Following the June 2016 Referendum result, the House of Lords’ Subcommittee on EU Financial Affairs decided to launch an enquiry on “Brexit and Budget” and several academics and practitioners (yours truly among them, see here) were invited to contribute with their insights to help better inform the judgement of the UK Parliament. It may seem ruthless to table the budgetary implications of Brexit, given the manifold human dimensions of this train-wreck in the making. Yet, recasting the financial balance between the UK and the EU has stayed on top of the Leave campaign until the very end, and the financial stakes of Brexit for the UK, yet undetermined, will undoubtedly affect essential economic sectors in the United Kingdom for years (and probably decades) to come.
To date, the UK government has not officially triggered article 50 of the Treaty of the European Union, although PM May’s self-imposed deadline will expire within two months. The recent UK Supreme Court in Miller has complicated things further by confirming that legislation is required to activate article 50 and thus the Houses of Parliament must step in the process. As a reaction, the government has published a draft Bill (currently subject to legislative approval) conferring power to the Prime Minister to notify the UK’s intention to withdraw from the Union. If everything goes according to plan and Parliament (or others) do not delay or stop the UK government, activation of article 50 will set in motion a two-year period during which both parties (the EU and the UK) need to achieve a comprehensive withdrawal agreement to enter into force by, at the latest, 1 April 2019.
This post represents a first attempt at approaching Brexit from the perspective of its impact on the budgetary relations between the EU and the UK. For now, only the basic background is laid down, while the main ongoing debates will be expanded in future contributions.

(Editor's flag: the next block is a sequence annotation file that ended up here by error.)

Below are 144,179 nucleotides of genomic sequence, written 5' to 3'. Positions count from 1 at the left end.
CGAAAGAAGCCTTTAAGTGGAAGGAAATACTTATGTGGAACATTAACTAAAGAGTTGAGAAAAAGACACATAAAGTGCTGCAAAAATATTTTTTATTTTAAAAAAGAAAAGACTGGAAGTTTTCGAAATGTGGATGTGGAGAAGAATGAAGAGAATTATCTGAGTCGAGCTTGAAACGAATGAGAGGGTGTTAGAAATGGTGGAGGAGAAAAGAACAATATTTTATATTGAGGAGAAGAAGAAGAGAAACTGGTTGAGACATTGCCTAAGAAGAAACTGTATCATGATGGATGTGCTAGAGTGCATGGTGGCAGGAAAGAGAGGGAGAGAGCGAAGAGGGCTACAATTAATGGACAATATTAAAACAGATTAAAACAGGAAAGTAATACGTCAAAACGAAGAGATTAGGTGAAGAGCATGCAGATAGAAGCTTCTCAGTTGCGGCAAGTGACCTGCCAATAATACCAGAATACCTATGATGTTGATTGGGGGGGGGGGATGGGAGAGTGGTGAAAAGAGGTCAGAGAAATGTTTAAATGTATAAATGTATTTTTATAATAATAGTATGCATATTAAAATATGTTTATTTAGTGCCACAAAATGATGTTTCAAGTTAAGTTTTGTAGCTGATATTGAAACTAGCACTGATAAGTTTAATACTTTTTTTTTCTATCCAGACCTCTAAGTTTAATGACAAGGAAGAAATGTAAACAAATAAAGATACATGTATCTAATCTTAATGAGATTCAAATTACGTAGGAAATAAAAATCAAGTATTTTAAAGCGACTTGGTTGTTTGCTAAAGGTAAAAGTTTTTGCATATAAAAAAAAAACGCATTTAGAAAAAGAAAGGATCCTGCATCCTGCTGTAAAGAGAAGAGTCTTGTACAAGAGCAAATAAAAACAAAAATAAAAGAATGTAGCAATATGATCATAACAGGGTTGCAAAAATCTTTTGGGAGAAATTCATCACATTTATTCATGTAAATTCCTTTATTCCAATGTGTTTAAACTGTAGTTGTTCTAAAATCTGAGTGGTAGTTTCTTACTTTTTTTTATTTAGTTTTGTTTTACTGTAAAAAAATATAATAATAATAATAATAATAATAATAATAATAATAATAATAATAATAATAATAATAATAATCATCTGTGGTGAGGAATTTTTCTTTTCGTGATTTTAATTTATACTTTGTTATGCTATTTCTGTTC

Which questions does Brexit raise from the budgetary perspective?
The UK is a net contributor, meaning its contribution to the EU budget is higher than the funds received from the EU in the form of grants and subsidies, although not as Brexit campaigners tried to convey through repeated statements in the media. Recent fact-check studies (see, for instance, the Institute for Fiscal Studies here) feature the UK at the lowest end of net contributors, behind notably Netherlands, Germany and Sweden. This, of course, from the perspective of a cold calculation of budget exchanges that fails to reflect the immaterial benefits of access to the internal market and other related EU policies. But that is a matter for another post.
In view of the withdrawal, the main questions raised by the House of Lords reflect a profound common sense and can be summed up as ‘how much?’ and ‘how long?’.
- How much can the UK claim from EU assets (eg. buildings, budget, EIB)?
- How much can the UK be requested to pay as a share of EU liabilities (multiannual commitments, pensions, long-term loans, among others)?
- How much would the UK pay in exchange for market access?
- How long will the UK have to pay budget contributions to the EU and how long will EU spending programmes apply to the UK?
Further posts will feed the debate on these and other questions in the months to come.